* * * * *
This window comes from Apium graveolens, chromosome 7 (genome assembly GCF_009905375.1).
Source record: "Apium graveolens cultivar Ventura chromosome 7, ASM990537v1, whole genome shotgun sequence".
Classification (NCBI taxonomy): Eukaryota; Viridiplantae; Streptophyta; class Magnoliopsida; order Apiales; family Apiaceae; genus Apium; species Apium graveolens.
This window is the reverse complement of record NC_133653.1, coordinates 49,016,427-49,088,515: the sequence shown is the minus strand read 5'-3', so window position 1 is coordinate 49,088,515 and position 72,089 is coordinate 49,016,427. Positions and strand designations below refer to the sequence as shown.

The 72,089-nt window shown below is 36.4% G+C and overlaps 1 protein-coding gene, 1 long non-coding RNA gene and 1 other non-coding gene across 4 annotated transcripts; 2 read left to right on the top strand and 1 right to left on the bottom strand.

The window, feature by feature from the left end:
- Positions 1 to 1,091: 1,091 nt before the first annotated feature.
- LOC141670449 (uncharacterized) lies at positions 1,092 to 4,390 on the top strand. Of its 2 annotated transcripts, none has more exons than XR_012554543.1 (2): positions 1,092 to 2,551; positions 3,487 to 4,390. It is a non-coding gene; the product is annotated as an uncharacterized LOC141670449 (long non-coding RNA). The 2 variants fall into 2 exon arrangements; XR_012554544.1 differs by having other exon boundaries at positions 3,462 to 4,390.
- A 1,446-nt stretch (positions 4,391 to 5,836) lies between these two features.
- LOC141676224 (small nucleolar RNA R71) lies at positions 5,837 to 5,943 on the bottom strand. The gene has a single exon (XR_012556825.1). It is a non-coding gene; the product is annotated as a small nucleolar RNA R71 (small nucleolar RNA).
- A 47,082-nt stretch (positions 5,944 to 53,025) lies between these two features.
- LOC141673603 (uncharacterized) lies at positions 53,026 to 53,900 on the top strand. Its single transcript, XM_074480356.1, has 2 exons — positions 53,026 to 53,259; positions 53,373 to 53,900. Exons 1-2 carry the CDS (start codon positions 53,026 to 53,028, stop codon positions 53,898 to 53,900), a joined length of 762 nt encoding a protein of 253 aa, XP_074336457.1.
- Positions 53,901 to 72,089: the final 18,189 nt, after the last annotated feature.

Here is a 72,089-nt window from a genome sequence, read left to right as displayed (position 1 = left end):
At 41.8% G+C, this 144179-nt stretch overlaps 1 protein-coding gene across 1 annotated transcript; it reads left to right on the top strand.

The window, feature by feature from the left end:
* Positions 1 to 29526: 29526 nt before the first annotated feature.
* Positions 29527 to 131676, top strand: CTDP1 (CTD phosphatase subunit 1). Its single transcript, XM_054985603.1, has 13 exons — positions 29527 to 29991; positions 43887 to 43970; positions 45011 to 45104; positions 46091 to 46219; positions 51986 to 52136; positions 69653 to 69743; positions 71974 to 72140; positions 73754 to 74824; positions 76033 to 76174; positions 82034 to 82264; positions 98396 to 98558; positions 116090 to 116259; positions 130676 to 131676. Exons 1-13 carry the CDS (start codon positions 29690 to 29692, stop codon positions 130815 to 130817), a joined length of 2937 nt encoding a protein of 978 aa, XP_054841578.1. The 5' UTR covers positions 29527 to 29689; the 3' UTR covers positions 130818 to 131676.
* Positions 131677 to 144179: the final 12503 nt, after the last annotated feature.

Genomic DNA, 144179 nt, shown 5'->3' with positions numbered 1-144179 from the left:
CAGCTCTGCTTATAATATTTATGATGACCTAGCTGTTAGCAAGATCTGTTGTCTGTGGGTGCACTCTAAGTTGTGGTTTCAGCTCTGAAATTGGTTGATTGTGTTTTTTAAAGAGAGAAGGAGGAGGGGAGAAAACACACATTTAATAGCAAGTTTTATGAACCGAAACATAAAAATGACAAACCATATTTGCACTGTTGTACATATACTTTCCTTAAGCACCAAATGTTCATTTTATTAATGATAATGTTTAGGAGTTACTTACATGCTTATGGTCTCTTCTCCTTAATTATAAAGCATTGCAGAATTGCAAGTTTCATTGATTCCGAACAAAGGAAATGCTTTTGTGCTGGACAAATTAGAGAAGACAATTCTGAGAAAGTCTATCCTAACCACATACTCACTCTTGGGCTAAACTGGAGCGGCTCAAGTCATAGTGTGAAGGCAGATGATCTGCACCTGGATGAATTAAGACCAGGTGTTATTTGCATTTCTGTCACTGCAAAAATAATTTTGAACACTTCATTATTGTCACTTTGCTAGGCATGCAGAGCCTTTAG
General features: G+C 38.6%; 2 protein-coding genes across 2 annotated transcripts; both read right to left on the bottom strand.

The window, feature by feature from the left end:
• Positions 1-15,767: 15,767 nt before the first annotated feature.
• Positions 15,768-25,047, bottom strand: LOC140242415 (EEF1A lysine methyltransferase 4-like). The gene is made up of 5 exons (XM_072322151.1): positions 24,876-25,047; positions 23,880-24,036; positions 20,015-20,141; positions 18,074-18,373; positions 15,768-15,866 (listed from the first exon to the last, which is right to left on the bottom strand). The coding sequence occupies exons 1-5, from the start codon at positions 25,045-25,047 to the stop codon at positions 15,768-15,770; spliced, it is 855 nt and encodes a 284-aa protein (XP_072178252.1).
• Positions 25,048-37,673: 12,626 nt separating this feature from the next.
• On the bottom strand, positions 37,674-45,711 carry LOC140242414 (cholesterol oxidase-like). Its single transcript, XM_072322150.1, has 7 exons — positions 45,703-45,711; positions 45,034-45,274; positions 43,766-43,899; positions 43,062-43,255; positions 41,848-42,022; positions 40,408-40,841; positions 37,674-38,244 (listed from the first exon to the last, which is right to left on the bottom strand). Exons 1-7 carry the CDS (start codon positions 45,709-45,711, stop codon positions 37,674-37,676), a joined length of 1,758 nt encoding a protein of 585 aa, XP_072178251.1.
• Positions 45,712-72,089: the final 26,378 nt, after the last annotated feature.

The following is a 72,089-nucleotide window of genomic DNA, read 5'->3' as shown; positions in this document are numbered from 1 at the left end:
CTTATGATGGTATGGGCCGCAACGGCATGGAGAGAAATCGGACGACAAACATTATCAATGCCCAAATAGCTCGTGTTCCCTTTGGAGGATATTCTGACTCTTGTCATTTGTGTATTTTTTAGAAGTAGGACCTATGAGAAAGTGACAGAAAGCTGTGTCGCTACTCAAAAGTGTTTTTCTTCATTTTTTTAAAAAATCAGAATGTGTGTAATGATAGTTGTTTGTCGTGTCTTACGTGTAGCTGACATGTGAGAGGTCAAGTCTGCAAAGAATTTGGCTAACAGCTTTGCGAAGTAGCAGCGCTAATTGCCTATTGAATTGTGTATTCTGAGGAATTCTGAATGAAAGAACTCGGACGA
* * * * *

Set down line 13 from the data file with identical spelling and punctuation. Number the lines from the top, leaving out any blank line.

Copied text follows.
- Positions 53,901 to 72,089: the final 18,189 nt, after the last annotated feature.